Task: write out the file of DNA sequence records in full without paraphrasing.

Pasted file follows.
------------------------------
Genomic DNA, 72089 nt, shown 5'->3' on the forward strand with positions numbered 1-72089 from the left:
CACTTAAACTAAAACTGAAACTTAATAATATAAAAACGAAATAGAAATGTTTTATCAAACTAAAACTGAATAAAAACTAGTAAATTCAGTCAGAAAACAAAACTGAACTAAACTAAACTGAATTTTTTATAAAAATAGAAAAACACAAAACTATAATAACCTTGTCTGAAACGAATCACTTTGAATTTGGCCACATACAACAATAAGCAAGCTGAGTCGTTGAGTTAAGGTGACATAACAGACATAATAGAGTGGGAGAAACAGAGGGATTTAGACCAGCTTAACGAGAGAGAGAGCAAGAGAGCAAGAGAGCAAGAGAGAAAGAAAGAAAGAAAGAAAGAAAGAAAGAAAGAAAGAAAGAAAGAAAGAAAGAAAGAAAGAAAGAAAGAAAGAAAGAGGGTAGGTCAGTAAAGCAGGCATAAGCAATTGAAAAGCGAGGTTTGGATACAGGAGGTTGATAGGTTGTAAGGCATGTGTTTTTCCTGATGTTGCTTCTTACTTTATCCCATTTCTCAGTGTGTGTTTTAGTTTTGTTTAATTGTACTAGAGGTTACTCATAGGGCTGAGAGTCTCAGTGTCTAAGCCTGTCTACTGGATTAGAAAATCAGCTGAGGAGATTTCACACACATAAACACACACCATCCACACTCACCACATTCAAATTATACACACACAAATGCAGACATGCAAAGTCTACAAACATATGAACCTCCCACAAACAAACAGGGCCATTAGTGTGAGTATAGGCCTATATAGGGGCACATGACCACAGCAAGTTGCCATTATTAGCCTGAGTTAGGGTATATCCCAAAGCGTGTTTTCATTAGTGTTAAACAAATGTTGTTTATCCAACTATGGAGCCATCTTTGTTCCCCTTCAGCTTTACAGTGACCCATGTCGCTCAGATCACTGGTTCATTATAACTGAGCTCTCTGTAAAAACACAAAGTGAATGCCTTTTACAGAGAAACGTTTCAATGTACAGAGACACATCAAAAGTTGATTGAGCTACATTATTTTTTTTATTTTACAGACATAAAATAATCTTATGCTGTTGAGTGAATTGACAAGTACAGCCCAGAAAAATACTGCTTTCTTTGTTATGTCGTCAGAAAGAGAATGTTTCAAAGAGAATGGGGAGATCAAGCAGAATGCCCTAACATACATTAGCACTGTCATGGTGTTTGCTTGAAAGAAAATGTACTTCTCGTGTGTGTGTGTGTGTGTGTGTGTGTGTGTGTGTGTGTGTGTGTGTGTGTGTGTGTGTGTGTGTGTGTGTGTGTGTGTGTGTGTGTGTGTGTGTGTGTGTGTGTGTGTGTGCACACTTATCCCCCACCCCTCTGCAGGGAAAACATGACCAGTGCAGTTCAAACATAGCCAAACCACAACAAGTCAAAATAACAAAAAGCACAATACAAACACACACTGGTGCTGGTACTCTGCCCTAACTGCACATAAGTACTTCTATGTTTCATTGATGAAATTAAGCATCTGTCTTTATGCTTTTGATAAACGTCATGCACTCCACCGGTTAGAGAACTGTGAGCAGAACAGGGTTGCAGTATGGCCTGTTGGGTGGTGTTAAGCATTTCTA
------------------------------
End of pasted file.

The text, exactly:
Genomic DNA, 72089 nt, shown 5'->3' on the forward strand with positions numbered 1-72089 from the left:
CACTTAAACTAAAACTGAAACTTAATAATATAAAAACGAAATAGAAATGTTTTATCAAACTAAAACTGAATAAAAACTAGTAAATTCAGTCAGAAAACAAAACTGAACTAAACTAAACTGAATTTTTTATAAAAATAGAAAAACACAAAACTATAATAACCTTGTCTGAAACGAATCACTTTGAATTTGGCCACATACAACAATAAGCAAGCTGAGTCGTTGAGTTAAGGTGACATAACAGACATAATAGAGTGGGAGAAACAGAGGGATTTAGACCAGCTTAACGAGAGAGAGAGCAAGAGAGCAAGAGAGCAAGAGAGAAAGAAAGAAAGAAAGAAAGAAAGAAAGAAAGAAAGAAAGAAAGAAAGAAAGAAAGAAAGAAAGAAAGAAAGAAAGAGGGTAGGTCAGTAAAGCAGGCATAAGCAATTGAAAAGCGAGGTTTGGATACAGGAGGTTGATAGGTTGTAAGGCATGTGTTTTTCCTGATGTTGCTTCTTACTTTATCCCATTTCTCAGTGTGTGTTTTAGTTTTGTTTAATTGTACTAGAGGTTACTCATAGGGCTGAGAGTCTCAGTGTCTAAGCCTGTCTACTGGATTAGAAAATCAGCTGAGGAGATTTCACACACATAAACACACACCATCCACACTCACCACATTCAAATTATACACACACAAATGCAGACATGCAAAGTCTACAAACATATGAACCTCCCACAAACAAACAGGGCCATTAGTGTGAGTATAGGCCTATATAGGGGCACATGACCACAGCAAGTTGCCATTATTAGCCTGAGTTAGGGTATATCCCAAAGCGTGTTTTCATTAGTGTTAAACAAATGTTGTTTATCCAACTATGGAGCCATCTTTGTTCCCCTTCAGCTTTACAGTGACCCATGTCGCTCAGATCACTGGTTCATTATAACTGAGCTCTCTGTAAAAACACAAAGTGAATGCCTTTTACAGAGAAACGTTTCAATGTACAGAGACACATCAAAAGTTGATTGAGCTACATTATTTTTTTTATTTTACAGACATAAAATAATCTTATGCTGTTGAGTGAATTGACAAGTACAGCCCAGAAAAATACTGCTTTCTTTGTTATGTCGTCAGAAAGAGAATGTTTCAAAGAGAATGGGGAGATCAAGCAGAATGCCCTAACATACATTAGCACTGTCATGGTGTTTGCTTGAAAGAAAATGTACTTCTCGTGTGTGTGTGTGTGTGTGTGTGTGTGTGTGTGTGTGTGTGTGTGTGTGTGTGTGTGTGTGTGTGTGTGTGTGTGTGTGTGTGTGTGTGTGTGTGTGTGTGTGTGTGTGTGCACACTTATCCCCCACCCCTCTGCAGGGAAAACATGACCAGTGCAGTTCAAACATAGCCAAACCACAACAAGTCAAAATAACAAAAAGCACAATACAAACACACACTGGTGCTGGTACTCTGCCCTAACTGCACATAAGTACTTCTATGTTTCATTGATGAAATTAAGCATCTGTCTTTATGCTTTTGATAAACGTCATGCACTCCACCGGTTAGAGAACTGTGAGCAGAACAGGGTTGCAGTATGGCCTGTTGGGTGGTGTTAAGCATTTCTA